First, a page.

The experience starts with the spectacular ‘Scoglio d’immota fronte’, and the subsequent sequence weaves through wonderful contrasts. It’s hard to capture the full dramatic sense and vivid personality of Handel’s opera characters in a studio recital, yet they hit the bullseye every time, bringing out Cleopatra’s despair, Rodelinda’s eloquent grief for her apparently deceased husband, the heartbroken sorceress Melissa in Amadigi di Gaula, Deidamia’s distress at losing Achilles to the Trojan war, and Partenope’s gorgeous charisma.
Although some da capo sections stray a little too far from Handel’s notation for the comfort of scholars, they all enhance the drama of the text, and each cadenza, showing panache and taste, is a breath of fresh air. The playing of Les Talens Lyriques is a model of clarity, vitality and theatrical wit. It was an inspired decision to close the recital with the sublime understatement of ‘Son qual stanco’, featuring a heartbreaking cello solo by Atsushi Sakaï. Rousset and Piau achieve the perfect synthesis of elegance, extravagance and emotion.
‘As steals the morn…’
L’Allegro, il Penseroso ed il Moderato – As steals the morna. Esther – Tune your harps to cheerful strains. Jephtha – His mighty arm, with sudden blow; Waft her, angels, through the skies. Samson – Total eclipse; Did love constrain thee; Your charms to ruin led the way; Thus when the sun from’s wat’ry bed; Let but that spirit. Il trionfo del Tempo e del Disinganno – Urne voi. Alceste – Enjoy the sweet Elysian grove. Rodelinda – Fatto inferno; Pastorello d’un povero armento. Semele – Where’re you walk. Tamerlano – Forte e lieto; Oh per me lieto, avventuroso giorno!ab; Figlia mia
Mark Padmore ten Lucy Crowe sop Robin Blaze counterten The English Concert / Andrew Manze
Harmonia Mundi HMU90 7422 (77’ · DDD) Buy from Amazon
Underpinned by Andrew Manze’s unobtrusive and warm-hearted English Concert, Mark Padmore uses his extraordinary diction and whispering chamber-like intimacy to remind us that the most exalted tenor arias from Handel’s operas and oratorios can achieve true potency out of context.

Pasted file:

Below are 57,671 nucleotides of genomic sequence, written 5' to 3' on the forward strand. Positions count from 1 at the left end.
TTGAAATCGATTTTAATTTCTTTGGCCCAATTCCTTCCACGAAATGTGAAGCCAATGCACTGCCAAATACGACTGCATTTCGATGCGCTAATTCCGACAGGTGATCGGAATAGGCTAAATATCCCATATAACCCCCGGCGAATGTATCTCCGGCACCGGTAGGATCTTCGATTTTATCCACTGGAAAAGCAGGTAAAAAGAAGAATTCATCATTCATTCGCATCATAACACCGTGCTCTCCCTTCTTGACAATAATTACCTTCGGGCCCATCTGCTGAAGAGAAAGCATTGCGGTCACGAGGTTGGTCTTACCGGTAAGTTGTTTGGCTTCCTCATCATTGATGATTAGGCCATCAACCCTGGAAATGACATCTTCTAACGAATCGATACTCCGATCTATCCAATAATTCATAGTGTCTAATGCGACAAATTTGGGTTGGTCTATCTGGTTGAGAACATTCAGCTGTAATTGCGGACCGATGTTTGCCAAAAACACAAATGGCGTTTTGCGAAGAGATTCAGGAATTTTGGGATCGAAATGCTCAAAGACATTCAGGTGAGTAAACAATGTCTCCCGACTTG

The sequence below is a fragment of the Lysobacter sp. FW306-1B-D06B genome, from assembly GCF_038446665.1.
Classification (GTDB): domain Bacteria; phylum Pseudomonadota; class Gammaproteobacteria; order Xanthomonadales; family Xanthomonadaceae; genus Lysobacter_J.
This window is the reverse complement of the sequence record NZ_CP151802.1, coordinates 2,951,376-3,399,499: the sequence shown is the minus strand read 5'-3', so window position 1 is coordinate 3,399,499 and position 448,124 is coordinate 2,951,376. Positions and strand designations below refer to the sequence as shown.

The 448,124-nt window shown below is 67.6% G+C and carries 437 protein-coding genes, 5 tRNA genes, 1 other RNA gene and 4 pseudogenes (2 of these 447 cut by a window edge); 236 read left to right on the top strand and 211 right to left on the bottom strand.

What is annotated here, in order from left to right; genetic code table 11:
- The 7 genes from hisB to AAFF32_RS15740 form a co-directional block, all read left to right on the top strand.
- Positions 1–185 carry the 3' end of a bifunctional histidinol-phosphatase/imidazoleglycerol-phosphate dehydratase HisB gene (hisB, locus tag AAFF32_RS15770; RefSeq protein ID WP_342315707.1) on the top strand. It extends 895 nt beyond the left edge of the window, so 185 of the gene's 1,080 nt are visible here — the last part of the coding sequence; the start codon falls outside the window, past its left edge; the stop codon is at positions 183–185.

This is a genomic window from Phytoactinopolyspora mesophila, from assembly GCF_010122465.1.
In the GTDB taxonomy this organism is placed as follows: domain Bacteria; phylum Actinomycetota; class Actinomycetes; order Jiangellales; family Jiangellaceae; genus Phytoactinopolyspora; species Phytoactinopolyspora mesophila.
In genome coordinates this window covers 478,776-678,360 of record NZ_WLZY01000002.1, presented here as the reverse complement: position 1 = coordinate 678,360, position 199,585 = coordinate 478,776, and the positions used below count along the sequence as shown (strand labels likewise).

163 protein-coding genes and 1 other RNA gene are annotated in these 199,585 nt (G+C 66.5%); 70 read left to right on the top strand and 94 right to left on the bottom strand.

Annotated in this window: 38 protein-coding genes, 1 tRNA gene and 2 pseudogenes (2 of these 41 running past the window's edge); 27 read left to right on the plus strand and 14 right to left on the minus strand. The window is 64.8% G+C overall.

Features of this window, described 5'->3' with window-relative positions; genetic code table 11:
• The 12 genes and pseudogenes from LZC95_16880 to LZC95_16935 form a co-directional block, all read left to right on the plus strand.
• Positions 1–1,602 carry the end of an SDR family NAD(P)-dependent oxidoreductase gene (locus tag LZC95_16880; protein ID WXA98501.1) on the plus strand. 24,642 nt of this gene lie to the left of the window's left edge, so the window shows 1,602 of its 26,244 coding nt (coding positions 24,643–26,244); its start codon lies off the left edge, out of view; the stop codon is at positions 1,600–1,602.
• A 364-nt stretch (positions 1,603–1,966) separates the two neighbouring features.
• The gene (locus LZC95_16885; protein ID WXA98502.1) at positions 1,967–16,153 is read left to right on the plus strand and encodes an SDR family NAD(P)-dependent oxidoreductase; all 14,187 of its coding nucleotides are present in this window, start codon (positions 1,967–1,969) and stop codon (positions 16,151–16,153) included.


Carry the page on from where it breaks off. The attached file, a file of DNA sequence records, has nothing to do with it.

Favourites like ‘Where’re you walk’ and ‘Waft her, angels’ appear to grow out of this varied programme without the sense of being lifted for a compilation; Padmore is a master of taste, restraint and unassuming gesture. ‘Pastorello d’un povero’ is a touching vignette and the soft singing elsewhere contributes to a concentrated and affecting juxtaposition of human vice and virtue in the Tamerlano scenas. As throughout, Padmore saves the greatest emotional impact for the da capos, where coloration reaches new heights.
Indeed, it is the joy in conveying the emotional core of each situation which marks out this disc. Graphic dramatic effects abound (not least the Sultan’s gradual giving up the ghost in ‘Figlia mia’ with a croaking realism) but this is a disc which celebrates Handel’s capacity for incisive human observation, achieved more through reflective means than showpiece coloratura. It’s a persuasive and thoughtful approach.
Padmore’s lowest register can seem a touch insubstantial but this is a small gripe in a disc boasting – as its parting shot – the duet ‘As steals the morn’, a performance with the fine Lucy Crowe at her most alluring.